As you’re probably aware, Capt. Kirk’s mission on Star Trek was “to boldly go where no man has gone before.” This phrase was adapted from the journals of the similarly-named -eighteenth-century-century explorer Capt. James Cook, who claimed to have traveled “farther than any man has been before.”
Cook wasn’t kidding. His career in England’s Royal Navy began with his participation in the Seven Years’ War, after which he spent several years charting the coast of Newfoundland. Apparently his superiors eventually decided that he deserved something more exciting than Canada and sent him on three consecutive voyages to the Pacific. (The first voyage’s ship was called the Endeavour—sound kinda familiar?) He and his crew ended up becoming the first Europeans to chart the coasts of New Zealand, eastern Australia, Hawaii and numerous islands.
Like Kirk, Cook tended to be somewhat hot-blooded. In 1779 this trait finally got him killed when he lost his temper and got into a scuffle with natives on the Hawaiian coast. We like to think that he whispered “It was—fun!” just before he died.
2. Chuck Wepner
The Character: Rocky Balboa
Chuck Wepner, nicknamed the “Bayonne Bleeder,” started boxing while he was in the Marines and eventually punched his way into a professional career, becoming a state heavyweight champion and getting defeated by such fighters as George Foreman and Sonny Liston. Wepner was still working as a liquor salesman when he got the chance to get in the ring with world heavyweight champion Muhammad Ali, who was looking for an easy warm-up match in preparation for harder fights. True, Wepner wasn’t quite as much of an underdog as the protagonist of 1976’s Rocky, but, on the other hand, we’d go up against Carl Weathers over The Greatest any day. No offense, Mr. Weathers.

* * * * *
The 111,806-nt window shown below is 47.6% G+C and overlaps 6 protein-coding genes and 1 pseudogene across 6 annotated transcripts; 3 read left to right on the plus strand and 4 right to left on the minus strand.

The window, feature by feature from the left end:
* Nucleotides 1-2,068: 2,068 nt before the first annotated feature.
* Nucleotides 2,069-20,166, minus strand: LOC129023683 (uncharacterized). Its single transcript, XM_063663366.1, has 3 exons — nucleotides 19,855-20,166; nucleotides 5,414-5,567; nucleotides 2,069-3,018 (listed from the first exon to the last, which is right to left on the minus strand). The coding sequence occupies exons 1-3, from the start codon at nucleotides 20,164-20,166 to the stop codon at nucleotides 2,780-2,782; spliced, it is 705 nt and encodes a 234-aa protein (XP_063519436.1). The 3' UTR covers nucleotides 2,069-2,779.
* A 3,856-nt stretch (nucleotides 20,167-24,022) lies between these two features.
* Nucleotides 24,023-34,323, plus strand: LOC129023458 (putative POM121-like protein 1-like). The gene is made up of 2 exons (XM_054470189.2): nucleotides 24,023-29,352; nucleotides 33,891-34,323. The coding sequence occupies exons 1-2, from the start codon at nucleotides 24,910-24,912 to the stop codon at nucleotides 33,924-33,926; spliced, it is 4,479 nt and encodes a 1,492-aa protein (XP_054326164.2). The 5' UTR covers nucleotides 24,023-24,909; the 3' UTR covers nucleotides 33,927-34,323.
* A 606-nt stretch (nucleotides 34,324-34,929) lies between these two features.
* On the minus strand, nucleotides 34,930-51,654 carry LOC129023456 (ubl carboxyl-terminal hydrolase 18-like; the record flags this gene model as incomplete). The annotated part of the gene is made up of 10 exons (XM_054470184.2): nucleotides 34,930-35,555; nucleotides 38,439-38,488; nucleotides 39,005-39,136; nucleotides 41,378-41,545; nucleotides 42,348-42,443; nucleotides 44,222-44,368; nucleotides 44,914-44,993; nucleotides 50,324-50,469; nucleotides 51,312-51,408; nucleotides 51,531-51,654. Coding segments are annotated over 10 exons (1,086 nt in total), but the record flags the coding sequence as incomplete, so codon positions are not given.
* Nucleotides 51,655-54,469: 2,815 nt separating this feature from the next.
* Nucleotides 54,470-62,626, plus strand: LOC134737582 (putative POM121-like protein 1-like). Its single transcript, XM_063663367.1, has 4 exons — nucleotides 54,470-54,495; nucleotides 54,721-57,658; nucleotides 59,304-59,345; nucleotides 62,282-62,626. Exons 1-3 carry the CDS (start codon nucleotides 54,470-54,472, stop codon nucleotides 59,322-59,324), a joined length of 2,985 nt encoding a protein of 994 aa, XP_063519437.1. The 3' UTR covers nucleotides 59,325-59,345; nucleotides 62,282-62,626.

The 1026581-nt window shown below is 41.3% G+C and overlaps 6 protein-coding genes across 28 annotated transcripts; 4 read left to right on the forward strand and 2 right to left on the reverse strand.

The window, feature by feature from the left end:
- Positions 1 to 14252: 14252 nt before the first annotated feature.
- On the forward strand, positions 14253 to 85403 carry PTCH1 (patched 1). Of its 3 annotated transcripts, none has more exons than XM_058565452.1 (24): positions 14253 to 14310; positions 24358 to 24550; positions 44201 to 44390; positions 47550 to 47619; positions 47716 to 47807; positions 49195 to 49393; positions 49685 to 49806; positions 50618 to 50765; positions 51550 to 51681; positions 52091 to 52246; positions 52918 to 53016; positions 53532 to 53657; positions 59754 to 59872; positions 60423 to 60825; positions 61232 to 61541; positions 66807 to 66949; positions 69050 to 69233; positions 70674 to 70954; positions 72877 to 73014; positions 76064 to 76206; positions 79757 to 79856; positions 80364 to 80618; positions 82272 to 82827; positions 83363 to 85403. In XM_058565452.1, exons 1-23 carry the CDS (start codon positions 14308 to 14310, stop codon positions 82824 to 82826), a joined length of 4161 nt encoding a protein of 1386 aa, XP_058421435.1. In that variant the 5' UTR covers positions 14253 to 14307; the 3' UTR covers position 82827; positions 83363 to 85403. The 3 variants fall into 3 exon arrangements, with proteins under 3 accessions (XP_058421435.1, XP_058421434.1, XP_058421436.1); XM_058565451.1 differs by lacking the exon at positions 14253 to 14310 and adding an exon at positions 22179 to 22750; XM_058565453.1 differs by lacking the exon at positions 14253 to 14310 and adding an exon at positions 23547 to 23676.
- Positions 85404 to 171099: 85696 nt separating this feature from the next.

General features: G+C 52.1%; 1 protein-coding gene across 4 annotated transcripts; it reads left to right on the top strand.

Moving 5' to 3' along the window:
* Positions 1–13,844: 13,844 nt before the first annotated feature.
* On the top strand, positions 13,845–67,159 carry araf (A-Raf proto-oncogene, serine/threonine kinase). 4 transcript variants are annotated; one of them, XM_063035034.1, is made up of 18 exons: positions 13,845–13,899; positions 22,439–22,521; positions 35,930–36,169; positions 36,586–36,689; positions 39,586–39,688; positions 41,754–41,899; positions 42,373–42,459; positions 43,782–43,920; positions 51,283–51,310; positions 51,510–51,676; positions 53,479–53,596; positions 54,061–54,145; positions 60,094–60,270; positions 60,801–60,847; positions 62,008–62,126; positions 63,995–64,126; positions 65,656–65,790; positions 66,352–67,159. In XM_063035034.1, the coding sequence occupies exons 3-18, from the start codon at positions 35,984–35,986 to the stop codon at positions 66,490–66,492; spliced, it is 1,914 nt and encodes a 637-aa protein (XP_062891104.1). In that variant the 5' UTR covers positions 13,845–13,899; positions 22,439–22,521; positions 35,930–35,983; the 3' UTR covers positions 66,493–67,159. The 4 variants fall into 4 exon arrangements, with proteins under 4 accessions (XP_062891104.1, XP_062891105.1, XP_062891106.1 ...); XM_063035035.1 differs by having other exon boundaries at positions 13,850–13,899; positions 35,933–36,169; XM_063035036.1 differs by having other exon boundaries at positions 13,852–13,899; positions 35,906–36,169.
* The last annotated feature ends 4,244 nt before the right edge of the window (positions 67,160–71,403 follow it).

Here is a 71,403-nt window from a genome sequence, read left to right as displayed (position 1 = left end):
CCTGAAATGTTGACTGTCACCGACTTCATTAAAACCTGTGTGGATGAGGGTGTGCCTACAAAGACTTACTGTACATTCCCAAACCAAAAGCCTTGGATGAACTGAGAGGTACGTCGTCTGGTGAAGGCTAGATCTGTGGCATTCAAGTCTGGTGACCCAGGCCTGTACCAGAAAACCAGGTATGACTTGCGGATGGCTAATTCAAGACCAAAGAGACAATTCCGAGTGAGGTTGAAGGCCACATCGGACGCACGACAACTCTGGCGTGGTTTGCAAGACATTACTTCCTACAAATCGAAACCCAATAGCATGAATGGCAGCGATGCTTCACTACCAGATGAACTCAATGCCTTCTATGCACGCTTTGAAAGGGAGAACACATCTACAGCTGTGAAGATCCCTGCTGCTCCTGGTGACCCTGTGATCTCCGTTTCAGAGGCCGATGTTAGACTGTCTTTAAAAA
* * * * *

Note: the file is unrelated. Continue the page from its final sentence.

[Warning: Rocky/real-life spoilers ahead.]
The Ali-Wepner fight took place on March 24, 1975 and, against most expectations, lasted a full fifteen rounds. Wepner even managed to knock Ali onto the canvas at one point in Round 9. Like the Italian Stallion, however, the Bleeder couldn’t quite pull off a victory and finally lost by technical knockout in the last 19 seconds of the match. Nevertheless, his tenacity inspired countless Americans—including a little-known B-list actor and aspiring screenwriter named Sylvester Stallone.
1. Jeff Dowd
The Character: The Dude
To be fair, there are probably a lot of Los Angeles slackers who resemble the Dude, Jeff Bridges’ laid-back bowler from the Coen brothers’ The Big Lebowski. Jeff Dowd, however, is the real deal. In the early 1970s Dowd was an actual member of the Seattle Seven, a group of Vietnam War protesters which the cinematic Dude claims to have been part of. The Coens met Dowd in 1984 and ended up using many of his characteristics in Lebowski, including his love of White Russians, his “Dude” nickname, and the just-hanging-out approach to life that he adopted for a while after the end of the protest movement. Bridges even met with Dowd in order to better mimic the man’s fashion sense, speech and overall demeanor.
However, the real Dude has been much more productive than his movie counterpart. Dowd eventually developed a career in Hollywood and has served as a producer on several films, including FernGully: The Last Rainforest. There’s an Avatar joke in there somewhere…
About our writer: Matt Hoffman grew up in Connecticut and is currently majoring in Film and International Relations at Boston University. He contributes regularly to buquad.com and is not a pro BMX biker.